This leaflet is to help you understand what happens during a mid- trimester (20 week) scan, what tests are completed, and what you need to consider if further tests are recommended for your baby.

Why is a spine evaluation performed during the mid-trimester fetal ultrasound scan (anomaly scan)?

The mid-trimester fetal ultrasound scan, also sometimes called the anatomy scan or 20 weeks ultrasound, is an ultrasound performed between 18–22 weeks of gestational age.

The International Society of Ultrasound in Obstetrics and Gynecology (ISUOG) recommends that this ultrasound should be performed as a matter of routine prenatal care.

The function of the ultrasound is to measure the fetus so that growth abnormalities can be recognized early and to assess for congenital malformations. At this stage of the pregnancy, the baby is of sufficient size to allow the scan performer to clearly see individual fetal structures, such as the heart, brain and spine.

How is the spine evaluation performed?

During the routine anomaly scan the spine of the baby will be examined. The evaluation of the fetal spine is a fundamental part of the central nervous system (CNS) scan. Neural tube defects, such as spina bifida, are the most frequent CNS malformations and amount to about 1–2 cases per 1000 births.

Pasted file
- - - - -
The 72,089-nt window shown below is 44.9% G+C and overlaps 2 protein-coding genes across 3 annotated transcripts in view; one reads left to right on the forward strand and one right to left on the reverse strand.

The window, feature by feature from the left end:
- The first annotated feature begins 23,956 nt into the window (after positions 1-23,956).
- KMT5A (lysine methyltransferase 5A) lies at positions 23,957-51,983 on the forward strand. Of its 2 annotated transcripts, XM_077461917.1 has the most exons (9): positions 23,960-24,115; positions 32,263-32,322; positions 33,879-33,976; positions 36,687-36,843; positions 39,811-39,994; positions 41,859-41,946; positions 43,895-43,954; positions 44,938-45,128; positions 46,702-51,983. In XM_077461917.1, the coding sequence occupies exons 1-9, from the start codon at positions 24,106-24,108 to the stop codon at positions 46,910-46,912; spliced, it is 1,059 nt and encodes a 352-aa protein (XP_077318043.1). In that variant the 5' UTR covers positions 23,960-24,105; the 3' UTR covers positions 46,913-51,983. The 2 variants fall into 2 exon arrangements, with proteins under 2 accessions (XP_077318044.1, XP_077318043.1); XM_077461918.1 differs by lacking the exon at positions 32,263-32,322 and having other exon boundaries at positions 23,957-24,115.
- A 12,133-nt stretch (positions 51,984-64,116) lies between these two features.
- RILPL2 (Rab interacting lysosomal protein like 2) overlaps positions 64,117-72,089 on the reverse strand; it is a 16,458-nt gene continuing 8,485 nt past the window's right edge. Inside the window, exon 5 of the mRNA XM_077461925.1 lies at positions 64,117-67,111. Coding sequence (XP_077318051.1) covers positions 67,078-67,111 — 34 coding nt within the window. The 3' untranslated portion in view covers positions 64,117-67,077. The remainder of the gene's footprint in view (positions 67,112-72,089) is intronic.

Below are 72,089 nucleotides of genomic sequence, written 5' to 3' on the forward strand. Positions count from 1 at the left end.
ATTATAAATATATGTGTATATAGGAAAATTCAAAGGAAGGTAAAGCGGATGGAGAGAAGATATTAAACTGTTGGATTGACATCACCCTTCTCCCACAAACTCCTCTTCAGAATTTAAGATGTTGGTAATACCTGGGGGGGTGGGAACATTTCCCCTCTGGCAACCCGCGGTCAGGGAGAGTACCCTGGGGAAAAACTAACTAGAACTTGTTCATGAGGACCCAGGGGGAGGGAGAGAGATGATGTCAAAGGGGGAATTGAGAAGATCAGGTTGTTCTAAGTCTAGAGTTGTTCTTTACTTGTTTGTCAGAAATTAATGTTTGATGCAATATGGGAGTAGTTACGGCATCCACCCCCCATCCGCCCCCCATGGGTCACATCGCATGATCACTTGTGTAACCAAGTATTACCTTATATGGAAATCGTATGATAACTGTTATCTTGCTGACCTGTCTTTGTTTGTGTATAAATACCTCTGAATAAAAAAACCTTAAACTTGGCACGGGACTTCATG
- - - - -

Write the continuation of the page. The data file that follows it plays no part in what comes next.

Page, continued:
A satisfactory examination of the fetal spine requires expertise and meticulous scanning, and the results are heavily dependent upon fetal position.

What happens if there is suspicion of spine malformation? 

If during the scan any suspicious finding is seen, the person performing the scan may refer you to a specialist. A detailed, specific evaluation of the fetal spine is not part of the basic examination, although transverse and sagittal views are usually informative. Other views of the fetal spine may identify other spinal malformations, including vertebral abnormalities and absence of the tip of the spine (sacral agenesis).

What other questions should I ask?

  • Was the examination of the fetal spine completed?
  • Is the fetal spine intact? 
  • Do I need additional imaging?